With Canada up 3-2, goalkeeper Erin McLeod was called for time wasting after it was decided that she held the ball longer than the six seconds allowed. It's a violation that is very rarely called and prompted Canada to react with anger and disbelief. But the U.S. was given an indirect free kick inside Canada's box as a result. On that free kick, Megan Rapinoe hit Canada defender Marie-Eve Nault, who was called for a handball, angering Canada even further. The U.S. was given a penalty and Abby Wambach converted it, scoring her fifth goal in as many matches.
After the match, Sinclair, who went to the University of Portland with Rapinoe, made it clear that she thought the fix was in. From the AFP:
"Obviously, we're disappointed and upset. We felt that the referee took it away from us, so, yes, we are disappointed," Canada captain Sinclair said.
"We feel like we didn't lose, we feel like it was taken from us. It's a shame in a game like that, which is so important, that the ref decided the result before the game started."
Sinclair was furious over the awarding of the penalty.
"She (the referee) actually giggled and said nothing. Classy. In an important match it's a disappointment that the referee had such an impact on it. We feel cheated," she said.
Canada coach John Herdman, who accused the U.S. of "highly illegal" tactics prior to the match, felt much the same way as Sinclair. From the AP:
Herdman says "it felt like it was America and the referee against" his team in the 4-3 extra-time defeat at the Old Trafford in Manchester.
Herdman was upset with referee Christiana Pedersen of Norway for a decisive penalty awarded to the United States. He said he didn't think it was a hand ball and didn't understand why she awarded an indirect free kick against goalkeeper Erin McLeod for holding the ball inside the area for more than six seconds, a foul that led to the hand ball.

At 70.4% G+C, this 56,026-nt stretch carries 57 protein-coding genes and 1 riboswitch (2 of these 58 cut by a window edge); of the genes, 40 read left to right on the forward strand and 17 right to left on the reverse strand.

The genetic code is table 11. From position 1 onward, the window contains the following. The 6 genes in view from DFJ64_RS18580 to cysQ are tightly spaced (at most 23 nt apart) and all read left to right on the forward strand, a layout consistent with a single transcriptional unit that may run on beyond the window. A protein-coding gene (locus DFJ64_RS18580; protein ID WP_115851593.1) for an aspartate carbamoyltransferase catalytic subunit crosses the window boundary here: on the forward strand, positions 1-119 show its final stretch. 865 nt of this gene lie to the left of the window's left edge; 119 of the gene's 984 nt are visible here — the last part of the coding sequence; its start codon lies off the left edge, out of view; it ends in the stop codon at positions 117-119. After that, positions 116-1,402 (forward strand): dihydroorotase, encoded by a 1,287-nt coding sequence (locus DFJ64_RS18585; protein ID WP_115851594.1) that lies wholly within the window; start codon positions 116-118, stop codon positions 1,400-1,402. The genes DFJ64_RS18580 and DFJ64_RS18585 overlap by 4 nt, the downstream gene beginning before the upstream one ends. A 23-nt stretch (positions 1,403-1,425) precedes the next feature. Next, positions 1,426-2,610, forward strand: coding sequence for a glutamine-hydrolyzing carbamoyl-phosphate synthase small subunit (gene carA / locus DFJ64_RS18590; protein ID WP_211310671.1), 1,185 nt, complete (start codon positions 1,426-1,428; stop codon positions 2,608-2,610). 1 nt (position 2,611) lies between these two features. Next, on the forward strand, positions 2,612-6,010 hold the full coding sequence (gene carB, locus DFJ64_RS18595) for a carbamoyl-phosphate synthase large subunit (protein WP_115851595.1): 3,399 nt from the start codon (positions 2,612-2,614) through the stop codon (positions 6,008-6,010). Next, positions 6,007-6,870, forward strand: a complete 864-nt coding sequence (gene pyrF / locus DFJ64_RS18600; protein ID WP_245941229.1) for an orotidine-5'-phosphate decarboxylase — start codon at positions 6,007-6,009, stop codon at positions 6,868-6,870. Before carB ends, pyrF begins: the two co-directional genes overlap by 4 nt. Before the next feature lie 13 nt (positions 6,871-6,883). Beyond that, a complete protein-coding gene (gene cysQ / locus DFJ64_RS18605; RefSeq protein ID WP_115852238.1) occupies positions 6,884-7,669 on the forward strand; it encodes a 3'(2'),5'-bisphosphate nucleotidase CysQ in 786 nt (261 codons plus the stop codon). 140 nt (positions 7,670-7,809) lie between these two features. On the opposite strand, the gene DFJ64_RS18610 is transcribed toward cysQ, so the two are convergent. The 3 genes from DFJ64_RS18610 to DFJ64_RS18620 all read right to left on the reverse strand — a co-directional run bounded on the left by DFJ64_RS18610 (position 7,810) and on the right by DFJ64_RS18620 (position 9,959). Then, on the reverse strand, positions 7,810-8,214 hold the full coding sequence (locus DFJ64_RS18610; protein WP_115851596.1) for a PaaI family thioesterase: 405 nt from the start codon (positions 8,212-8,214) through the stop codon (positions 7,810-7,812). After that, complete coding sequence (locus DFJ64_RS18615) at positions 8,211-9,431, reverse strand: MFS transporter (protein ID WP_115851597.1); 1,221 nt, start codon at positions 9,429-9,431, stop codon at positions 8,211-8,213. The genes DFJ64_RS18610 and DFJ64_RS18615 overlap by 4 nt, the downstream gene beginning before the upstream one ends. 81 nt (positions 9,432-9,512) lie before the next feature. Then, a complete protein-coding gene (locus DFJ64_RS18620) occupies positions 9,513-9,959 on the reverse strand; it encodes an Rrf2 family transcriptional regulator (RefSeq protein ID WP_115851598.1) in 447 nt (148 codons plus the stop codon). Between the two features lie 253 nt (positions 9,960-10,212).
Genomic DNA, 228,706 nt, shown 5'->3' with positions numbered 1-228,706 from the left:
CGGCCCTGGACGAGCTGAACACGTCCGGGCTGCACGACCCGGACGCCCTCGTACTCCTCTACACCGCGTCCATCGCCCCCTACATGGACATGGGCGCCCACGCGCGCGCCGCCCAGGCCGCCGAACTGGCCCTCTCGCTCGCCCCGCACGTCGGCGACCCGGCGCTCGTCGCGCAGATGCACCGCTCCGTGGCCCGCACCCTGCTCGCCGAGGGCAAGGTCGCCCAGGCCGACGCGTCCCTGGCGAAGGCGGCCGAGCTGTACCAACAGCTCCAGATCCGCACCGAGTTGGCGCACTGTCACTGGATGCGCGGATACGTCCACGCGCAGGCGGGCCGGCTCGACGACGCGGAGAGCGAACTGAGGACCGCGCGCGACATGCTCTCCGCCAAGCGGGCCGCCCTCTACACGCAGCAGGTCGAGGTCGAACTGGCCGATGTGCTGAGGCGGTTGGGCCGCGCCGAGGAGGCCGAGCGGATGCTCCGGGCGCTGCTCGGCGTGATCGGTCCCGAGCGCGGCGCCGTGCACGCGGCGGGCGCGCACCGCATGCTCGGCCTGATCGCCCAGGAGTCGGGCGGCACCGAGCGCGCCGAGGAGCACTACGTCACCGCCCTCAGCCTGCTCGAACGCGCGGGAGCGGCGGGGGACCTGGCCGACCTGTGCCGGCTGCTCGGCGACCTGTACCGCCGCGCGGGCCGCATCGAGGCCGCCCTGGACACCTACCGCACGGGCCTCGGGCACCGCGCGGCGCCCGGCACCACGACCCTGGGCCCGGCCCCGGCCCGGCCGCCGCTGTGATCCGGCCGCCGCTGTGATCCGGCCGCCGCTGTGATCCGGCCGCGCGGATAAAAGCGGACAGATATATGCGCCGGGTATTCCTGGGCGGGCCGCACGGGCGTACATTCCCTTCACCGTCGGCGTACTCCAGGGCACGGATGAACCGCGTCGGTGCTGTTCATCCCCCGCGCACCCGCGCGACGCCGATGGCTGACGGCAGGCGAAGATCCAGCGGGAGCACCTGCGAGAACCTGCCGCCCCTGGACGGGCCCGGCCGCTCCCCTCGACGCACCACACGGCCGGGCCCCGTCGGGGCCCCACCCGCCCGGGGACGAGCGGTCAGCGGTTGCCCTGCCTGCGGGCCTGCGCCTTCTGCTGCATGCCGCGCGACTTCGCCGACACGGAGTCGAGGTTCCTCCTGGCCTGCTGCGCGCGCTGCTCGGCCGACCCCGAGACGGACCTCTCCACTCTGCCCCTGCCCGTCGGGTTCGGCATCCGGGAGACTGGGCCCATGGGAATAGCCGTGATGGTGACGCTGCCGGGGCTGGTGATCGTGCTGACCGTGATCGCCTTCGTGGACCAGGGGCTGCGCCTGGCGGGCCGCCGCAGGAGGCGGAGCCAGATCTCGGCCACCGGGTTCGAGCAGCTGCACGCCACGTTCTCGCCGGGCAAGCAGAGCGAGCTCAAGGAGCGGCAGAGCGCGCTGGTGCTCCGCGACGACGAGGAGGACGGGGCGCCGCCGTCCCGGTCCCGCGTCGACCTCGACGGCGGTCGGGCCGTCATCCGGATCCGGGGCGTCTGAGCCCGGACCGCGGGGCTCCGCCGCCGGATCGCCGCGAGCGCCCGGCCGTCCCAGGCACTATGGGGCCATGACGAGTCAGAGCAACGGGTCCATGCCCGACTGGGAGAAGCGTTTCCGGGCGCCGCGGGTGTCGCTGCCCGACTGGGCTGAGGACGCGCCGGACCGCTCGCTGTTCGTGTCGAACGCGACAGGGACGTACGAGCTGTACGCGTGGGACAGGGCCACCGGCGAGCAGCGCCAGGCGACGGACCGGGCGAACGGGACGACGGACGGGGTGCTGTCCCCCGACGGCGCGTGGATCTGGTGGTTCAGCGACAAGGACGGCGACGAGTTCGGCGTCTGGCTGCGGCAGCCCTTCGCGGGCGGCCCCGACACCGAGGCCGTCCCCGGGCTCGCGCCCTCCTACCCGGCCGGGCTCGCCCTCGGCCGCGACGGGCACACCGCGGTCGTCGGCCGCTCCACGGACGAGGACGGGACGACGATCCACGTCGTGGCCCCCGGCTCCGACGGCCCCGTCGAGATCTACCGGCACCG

Herdman said that if "the United States were honest they'd know they got lucky."
It's a shame Canada, and Sinclair in particular, was left with such a bitter taste after putting in an extraordinary team performance. The suggestions of foul play were likely a byproduct of intense frustration and disappointment, but it seems highly unlikely that that was the case. As unusual as the call on McLeod was, it is a rule and officials are free to invoke it. If anything, the 31-year-old Pedersen might be guilty of inexperience for a match of this magnitude. Canada is unlikely to find that much more comforting though.
Other Popular Olympics coverage on Yahoo! Sports:
• After seven straight golds in the 400 meters, the U.S. fails to produce a finalist
• Boxing beauty becomes first U.S. woman to win Olympic match: Also a Cover Girl model
• Flashback photo: Two-year-old Katie Ledecky in luxury box with Michael Jordan
- Sports & Recreation
- Christine Sinclair